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A Stringtown home sustained major damage in a fire Monday morning at 1734 Harrodsburg Road.
No one was home when the fire started, and its cause remains under investigation.
“There are a couple of things we are looking at,” said Anderson County Fire Chief Mike Barnes. “We haven’t been able to pin it down and say for sure what we think it is.”
The home was rented by Beverly Terry, who lived there with her children.
The fire apparently started in her bedroom, which along with the attic, sustained major damage. The rest of the home sustained significant smoke damage.
“We had taken out some of her furniture to keep water damage away from it,” said Barnes. “The kitchen stuff will be able to be cleaned and kept, but all of her belongings in her bedroom were destroyed.”
The fire was spotted by the home’s owner, Walter Metcalf, while on his way to work. Barnes said Metcalf called Terry to tell her the home was on fire shortly after she arrived at work.
When she arrived at the scene around 8, the home was still smoldering but firefighters were venting it out and removing damaged items.
She immediately became concerned about her dog, as she and friends started combing the neighborhood to find it.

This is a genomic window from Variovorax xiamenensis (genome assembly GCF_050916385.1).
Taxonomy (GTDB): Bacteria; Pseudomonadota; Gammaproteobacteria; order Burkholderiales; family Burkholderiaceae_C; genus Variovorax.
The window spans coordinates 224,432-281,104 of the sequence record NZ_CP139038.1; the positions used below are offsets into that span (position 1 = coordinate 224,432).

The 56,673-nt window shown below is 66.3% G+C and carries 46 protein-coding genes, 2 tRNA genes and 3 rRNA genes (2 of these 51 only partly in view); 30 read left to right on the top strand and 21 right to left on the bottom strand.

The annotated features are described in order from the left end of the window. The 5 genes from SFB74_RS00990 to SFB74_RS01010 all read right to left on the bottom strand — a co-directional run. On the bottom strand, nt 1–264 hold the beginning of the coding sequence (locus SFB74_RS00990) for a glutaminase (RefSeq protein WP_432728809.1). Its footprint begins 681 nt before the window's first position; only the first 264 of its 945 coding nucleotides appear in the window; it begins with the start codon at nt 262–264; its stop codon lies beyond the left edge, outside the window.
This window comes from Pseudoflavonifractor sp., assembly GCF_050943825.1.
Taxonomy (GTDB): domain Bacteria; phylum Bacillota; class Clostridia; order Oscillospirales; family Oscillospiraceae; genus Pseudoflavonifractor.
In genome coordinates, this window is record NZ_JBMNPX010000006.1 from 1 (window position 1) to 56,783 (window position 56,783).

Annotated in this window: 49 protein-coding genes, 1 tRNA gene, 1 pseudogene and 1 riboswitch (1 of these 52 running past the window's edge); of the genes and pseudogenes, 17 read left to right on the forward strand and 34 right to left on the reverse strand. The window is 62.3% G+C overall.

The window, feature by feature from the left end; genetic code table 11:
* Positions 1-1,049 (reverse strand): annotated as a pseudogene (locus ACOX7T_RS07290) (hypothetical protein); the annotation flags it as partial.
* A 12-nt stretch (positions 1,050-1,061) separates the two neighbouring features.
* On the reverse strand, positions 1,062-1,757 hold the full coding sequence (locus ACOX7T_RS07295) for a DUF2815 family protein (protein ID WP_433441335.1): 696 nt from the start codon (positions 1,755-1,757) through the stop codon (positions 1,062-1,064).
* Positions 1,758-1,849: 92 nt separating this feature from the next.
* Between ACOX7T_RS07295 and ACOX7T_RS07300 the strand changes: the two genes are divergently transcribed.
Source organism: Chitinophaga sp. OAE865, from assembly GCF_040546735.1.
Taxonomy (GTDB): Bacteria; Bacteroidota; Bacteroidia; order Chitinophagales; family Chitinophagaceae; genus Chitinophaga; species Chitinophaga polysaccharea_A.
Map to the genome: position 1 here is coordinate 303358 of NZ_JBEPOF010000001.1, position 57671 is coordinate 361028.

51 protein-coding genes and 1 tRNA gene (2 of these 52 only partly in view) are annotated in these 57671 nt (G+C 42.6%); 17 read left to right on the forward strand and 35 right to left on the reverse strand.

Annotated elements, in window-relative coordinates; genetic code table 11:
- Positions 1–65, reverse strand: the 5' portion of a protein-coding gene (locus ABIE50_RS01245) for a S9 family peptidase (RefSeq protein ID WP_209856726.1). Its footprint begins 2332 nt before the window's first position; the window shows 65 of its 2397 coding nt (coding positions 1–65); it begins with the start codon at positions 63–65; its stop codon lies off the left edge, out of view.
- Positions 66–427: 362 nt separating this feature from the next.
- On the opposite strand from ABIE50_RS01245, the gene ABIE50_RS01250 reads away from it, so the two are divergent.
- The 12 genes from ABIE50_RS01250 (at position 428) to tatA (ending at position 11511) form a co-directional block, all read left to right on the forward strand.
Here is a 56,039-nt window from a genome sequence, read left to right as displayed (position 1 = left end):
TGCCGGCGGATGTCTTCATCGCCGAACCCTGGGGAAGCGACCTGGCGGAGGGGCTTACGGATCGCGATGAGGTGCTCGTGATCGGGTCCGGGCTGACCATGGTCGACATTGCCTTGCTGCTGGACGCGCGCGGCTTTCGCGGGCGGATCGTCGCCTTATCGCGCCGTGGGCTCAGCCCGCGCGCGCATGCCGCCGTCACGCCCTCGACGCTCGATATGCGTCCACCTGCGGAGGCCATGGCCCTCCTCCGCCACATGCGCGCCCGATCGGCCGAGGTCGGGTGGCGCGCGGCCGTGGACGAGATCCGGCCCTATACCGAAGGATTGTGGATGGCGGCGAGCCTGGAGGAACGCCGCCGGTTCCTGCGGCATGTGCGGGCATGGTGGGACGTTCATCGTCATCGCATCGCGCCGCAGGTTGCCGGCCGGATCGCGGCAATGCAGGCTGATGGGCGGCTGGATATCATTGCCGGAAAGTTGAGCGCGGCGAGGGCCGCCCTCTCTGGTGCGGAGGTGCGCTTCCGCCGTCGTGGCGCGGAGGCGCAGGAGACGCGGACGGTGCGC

The dog was eventually found alive in the living room behind the television.
“I’m not sure if that’s where the dog sleeps or went to hide,” Barnes said. “The living room had the least amount of smoke damage. The dog probably knew there was lots of smoke and things going on, but not enough to create any health issues for him.
“Firefighters found him when they were carrying furniture out of the living room. When they got to the TV, he jumped up from behind the stand. We didn’t rescue him as much as convinced him to come outside.”
Barnes said three trucks, five tankers and about two dozen firefighters responded, along with Anderson County EMS and the Anderson County Sheriff’s Department.
He said the response was good, considering it was a Monday morning and the volunteers were all likely headed to work.
“That fire was probably about four or five minutes away from being a fully involved house fire,” Barnes said. “I was concerned about the number of folks we’d have available. Fortunately we had a good initial response, and when we toned out for additional manpower, we had enough help to do it.”
Also fortunate was the fact that the fire started in the front right corner of the home instead of the rear.
“If it had started in the back corner near the kitchen, with the wind we had, it would have went through that house like a blow torch,” Barnes said.
E-mail Ben Carlson at firstname.lastname@example.org.